“Before I got here people used to talk about how it was hard because families don’t mix anymore and people don’t travel together anymore,” Rep. Jaime Herrera Beutler(R-Wash.) said. “I certainly think that the pandemic has caused everybody to retreat, so you’re not even physically together.”

Things are so bad it’s begun to trickle down to staff members, who used to be able to forge compromises between their bosses, said Jonathan Bydlak, director of the Governance Program at R Street Institute, a nonpartisan public policy research organization. He said lawmakers largely view the other party as a monolith: Democrats are socialists who want to defund the police, while Republicans are racists who believe the 2020 election was stolen.

“In the past, I think there were more good faith efforts to try to pass legislation in a bipartisan way,” Bydlak said. “Now the presumption, because of the viewing of the other side as the ‘other,’ is that it’s a waste of time and it’s not necessary.”

‘Like A Cancer’

“I suspect it’s like a cancer,” Carter said of the chamber’s polarization. “Unless you treat it, unless you try to mediate it, it’s going to get worse and worse and it’s going to grow.”

Jason Grumet, president of the Bipartisan Policy Center, rejected the idea that Congress is truly broken, pointing to the ability of lawmakers to come together last year and pass legislation to address the Covid-19 crisis. By contrast, a $1.9 trillion package (Public Law 117-2) signed this year by President Joe Biden didn’t attract a single Republican vote in either chamber.

But he and other congressional experts pointed to aggravating factors such as rank-and-file members having less influence on legislation.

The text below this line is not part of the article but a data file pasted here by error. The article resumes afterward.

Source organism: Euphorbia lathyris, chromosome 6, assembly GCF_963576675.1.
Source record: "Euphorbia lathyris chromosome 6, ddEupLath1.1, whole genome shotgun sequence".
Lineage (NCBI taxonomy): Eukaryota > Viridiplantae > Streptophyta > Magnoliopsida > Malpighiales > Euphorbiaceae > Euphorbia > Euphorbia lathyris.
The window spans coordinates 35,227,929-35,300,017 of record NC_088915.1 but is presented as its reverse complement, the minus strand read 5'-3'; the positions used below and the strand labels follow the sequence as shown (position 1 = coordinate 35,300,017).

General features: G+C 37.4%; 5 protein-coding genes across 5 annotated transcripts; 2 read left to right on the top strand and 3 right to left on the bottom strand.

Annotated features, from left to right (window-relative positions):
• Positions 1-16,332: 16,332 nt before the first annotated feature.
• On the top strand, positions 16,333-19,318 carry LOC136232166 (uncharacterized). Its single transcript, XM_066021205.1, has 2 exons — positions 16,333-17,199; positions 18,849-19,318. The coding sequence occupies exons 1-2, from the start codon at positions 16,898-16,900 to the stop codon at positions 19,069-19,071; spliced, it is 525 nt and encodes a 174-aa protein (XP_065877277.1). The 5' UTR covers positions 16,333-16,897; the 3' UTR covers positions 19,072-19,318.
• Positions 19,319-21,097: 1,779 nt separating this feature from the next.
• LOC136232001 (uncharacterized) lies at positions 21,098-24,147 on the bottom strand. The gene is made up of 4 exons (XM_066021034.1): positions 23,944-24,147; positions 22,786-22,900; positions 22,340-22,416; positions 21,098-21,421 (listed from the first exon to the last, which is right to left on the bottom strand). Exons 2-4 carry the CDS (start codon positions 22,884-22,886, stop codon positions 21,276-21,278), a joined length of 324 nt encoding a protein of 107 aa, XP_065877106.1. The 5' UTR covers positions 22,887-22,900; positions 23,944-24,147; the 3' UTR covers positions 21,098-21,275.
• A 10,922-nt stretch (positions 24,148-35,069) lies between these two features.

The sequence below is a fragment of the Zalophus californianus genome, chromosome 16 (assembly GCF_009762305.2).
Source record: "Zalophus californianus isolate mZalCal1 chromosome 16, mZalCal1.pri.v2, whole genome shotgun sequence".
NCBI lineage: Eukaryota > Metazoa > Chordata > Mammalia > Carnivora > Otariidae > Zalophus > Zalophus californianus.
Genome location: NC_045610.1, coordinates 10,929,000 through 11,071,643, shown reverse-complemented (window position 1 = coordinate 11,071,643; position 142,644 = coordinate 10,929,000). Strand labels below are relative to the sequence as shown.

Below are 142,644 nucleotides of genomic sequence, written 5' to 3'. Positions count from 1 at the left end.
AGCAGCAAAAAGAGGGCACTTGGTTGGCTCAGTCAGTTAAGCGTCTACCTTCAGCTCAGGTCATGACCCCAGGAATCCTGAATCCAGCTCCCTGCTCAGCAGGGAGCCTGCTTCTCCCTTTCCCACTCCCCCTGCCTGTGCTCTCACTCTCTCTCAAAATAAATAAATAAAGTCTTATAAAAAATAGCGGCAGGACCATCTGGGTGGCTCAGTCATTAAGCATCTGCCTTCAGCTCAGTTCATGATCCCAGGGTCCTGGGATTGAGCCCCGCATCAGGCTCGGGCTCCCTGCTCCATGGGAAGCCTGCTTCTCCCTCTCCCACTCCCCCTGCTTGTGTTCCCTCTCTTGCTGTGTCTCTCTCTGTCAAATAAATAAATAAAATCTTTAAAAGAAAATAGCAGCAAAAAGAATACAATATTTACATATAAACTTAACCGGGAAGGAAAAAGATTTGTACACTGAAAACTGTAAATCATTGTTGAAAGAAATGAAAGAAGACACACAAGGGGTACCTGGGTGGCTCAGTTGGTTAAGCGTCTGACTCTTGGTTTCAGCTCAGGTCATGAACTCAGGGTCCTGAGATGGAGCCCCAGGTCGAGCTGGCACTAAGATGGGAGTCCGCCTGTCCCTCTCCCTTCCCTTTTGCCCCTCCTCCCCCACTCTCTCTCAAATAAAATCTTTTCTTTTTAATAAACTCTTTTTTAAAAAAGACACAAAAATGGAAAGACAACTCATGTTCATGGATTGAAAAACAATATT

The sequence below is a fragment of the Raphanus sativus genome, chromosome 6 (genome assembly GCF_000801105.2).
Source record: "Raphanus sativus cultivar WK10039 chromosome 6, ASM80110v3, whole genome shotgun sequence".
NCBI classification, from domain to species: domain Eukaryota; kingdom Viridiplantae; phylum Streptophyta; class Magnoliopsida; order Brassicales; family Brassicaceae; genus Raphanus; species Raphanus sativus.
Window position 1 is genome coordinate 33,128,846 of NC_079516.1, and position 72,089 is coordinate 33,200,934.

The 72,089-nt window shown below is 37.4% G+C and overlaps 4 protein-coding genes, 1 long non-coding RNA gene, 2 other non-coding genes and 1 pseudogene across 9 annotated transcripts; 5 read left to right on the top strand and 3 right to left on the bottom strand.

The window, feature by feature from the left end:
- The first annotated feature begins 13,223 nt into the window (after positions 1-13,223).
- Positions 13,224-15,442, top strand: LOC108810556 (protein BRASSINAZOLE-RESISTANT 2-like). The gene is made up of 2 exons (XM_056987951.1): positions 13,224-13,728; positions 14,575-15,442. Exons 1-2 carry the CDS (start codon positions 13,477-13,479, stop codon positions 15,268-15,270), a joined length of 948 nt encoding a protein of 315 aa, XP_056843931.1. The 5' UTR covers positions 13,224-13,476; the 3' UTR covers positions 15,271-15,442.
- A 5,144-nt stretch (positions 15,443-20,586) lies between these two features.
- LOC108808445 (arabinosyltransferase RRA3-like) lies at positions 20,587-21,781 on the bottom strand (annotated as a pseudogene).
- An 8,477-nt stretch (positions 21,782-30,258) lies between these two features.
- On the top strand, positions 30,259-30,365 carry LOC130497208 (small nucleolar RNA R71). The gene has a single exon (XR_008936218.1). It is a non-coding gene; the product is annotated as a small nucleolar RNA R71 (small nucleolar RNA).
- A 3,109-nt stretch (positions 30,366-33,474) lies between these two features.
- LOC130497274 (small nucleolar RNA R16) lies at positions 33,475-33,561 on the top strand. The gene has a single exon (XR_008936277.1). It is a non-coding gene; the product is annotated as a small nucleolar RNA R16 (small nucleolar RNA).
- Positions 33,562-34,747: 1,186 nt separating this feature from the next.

According to a tally from the Bipartisan Policy Center,the Rules Committee hasn’t issued any open rules — which allow lawmakers to offer an amendment as long as it complies with House rules — since the 114th Congress, which ended in 2017.

Instead, it’s issued structured rules, making in order specific amendments, or closed rules barring them altogether. During the pandemic, the panel packaged multiple amendments together to reduce the number of votes, which have been stretched out to allow social distancing.

GOP members also objected to a rules change adopted at the beginning of this year that prevented them from offering motions to recommit with instructions — their one guaranteed chance to secure a vote on a legislative change.

While it’s undeniable the House is struggling, it’s not irreparable, Grumet said. He said that the “vast majority of our elected officials are good people with bad incentives” and many of the frustrations people have with Congress were “created by design.”

With assistance from Greg Giroux

To contact the reporter on this story: Emily Wilkins in Washington at

To contact the editors responsible for this story: Kyle Trygstad at; Loren Duggan at